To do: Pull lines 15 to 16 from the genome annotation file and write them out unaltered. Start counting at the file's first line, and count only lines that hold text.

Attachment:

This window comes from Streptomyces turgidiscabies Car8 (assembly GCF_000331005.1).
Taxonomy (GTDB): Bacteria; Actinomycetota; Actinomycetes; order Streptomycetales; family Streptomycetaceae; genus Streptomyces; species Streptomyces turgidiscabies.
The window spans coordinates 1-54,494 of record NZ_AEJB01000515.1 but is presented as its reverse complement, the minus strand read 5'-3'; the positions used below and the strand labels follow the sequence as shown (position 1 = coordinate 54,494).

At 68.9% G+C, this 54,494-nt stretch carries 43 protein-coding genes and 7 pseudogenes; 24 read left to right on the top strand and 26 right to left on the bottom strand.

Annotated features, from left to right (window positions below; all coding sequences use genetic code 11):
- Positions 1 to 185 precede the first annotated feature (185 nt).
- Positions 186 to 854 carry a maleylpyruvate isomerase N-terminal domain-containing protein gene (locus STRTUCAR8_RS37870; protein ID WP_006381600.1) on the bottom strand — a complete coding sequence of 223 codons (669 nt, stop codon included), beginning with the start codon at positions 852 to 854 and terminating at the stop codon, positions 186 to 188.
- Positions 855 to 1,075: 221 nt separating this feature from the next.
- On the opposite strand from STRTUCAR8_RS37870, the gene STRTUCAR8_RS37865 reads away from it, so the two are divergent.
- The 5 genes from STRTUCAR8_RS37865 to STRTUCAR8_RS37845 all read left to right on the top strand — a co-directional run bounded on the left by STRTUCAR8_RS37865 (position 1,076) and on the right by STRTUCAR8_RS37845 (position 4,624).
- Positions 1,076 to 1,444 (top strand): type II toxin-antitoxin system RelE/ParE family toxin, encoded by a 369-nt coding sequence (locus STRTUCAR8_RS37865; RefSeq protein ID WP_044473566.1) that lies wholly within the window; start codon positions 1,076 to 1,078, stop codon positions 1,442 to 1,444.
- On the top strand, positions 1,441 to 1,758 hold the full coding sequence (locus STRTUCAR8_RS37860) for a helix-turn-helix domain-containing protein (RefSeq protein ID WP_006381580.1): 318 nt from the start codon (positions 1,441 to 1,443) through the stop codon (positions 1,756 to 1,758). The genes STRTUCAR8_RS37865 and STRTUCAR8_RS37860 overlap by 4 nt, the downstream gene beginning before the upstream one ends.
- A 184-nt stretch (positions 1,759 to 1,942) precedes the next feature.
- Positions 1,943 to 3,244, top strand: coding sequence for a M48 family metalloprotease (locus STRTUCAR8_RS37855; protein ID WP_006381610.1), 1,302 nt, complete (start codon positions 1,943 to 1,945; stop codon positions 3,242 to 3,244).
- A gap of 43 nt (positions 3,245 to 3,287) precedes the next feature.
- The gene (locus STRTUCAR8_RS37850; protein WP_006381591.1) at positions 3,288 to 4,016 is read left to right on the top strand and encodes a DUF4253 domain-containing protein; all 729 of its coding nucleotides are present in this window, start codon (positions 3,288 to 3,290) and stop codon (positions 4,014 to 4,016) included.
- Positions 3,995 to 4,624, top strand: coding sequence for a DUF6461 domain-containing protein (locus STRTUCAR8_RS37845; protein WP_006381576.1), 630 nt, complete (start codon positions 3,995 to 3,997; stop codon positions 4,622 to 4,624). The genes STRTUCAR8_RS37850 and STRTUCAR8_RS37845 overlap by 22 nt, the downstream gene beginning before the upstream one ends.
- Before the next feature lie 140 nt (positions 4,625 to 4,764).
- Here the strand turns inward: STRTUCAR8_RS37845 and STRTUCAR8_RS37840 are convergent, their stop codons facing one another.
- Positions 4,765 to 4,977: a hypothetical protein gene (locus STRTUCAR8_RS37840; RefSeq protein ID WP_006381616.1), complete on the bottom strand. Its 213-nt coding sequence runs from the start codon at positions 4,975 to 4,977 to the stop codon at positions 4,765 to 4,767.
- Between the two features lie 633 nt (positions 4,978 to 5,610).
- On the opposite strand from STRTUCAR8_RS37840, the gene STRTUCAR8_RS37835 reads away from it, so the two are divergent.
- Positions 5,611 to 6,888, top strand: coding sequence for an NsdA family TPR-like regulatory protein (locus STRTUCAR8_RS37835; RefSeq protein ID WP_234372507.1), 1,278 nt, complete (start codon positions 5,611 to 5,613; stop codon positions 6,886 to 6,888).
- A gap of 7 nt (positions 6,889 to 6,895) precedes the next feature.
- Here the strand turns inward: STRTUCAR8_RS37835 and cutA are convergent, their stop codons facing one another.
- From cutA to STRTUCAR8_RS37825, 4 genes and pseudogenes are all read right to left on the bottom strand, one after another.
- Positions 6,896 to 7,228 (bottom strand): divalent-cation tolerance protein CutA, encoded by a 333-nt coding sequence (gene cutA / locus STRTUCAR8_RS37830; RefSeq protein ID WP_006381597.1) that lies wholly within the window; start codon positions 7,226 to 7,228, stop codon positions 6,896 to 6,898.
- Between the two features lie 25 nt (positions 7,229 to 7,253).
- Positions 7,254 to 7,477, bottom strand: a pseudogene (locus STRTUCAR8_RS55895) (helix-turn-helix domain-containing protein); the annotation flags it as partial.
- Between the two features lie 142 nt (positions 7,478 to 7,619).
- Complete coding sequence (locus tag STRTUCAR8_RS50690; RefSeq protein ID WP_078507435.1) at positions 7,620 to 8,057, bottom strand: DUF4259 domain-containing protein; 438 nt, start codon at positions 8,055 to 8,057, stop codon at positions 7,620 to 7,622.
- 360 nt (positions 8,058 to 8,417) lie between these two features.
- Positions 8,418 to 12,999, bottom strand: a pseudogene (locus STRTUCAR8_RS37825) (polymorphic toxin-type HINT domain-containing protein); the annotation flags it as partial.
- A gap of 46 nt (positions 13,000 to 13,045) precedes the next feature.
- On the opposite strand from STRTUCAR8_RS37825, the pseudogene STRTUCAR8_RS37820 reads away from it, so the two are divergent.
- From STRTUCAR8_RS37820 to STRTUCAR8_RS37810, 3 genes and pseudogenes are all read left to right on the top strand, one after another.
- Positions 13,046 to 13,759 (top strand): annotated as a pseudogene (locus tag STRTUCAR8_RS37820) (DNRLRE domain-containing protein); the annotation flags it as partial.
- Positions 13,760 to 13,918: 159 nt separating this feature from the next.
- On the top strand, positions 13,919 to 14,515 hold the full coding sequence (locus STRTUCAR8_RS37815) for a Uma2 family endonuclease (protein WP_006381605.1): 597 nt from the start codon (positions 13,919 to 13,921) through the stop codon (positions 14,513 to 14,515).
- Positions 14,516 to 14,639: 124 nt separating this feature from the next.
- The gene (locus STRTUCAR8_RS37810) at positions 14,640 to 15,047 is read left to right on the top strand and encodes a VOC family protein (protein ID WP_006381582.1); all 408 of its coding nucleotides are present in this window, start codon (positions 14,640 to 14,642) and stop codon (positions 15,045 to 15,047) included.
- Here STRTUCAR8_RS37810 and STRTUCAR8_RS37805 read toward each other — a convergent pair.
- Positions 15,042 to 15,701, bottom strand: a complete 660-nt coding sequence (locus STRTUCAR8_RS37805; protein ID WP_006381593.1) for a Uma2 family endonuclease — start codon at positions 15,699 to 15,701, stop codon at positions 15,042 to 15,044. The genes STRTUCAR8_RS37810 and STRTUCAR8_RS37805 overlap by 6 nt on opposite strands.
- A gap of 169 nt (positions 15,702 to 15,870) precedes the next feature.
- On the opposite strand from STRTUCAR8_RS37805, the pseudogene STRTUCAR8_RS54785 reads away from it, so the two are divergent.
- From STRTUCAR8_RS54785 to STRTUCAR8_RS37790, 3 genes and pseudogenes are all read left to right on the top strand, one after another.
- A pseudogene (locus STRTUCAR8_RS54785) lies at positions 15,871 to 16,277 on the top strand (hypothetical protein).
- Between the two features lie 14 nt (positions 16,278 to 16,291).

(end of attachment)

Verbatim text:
- A gap of 43 nt (positions 3,245 to 3,287) precedes the next feature.
- The gene (locus STRTUCAR8_RS37850; protein WP_006381591.1) at positions 3,288 to 4,016 is read left to right on the top strand and encodes a DUF4253 domain-containing protein; all 729 of its coding nucleotides are present in this window, start codon (positions 3,288 to 3,290) and stop codon (positions 4,014 to 4,016) included.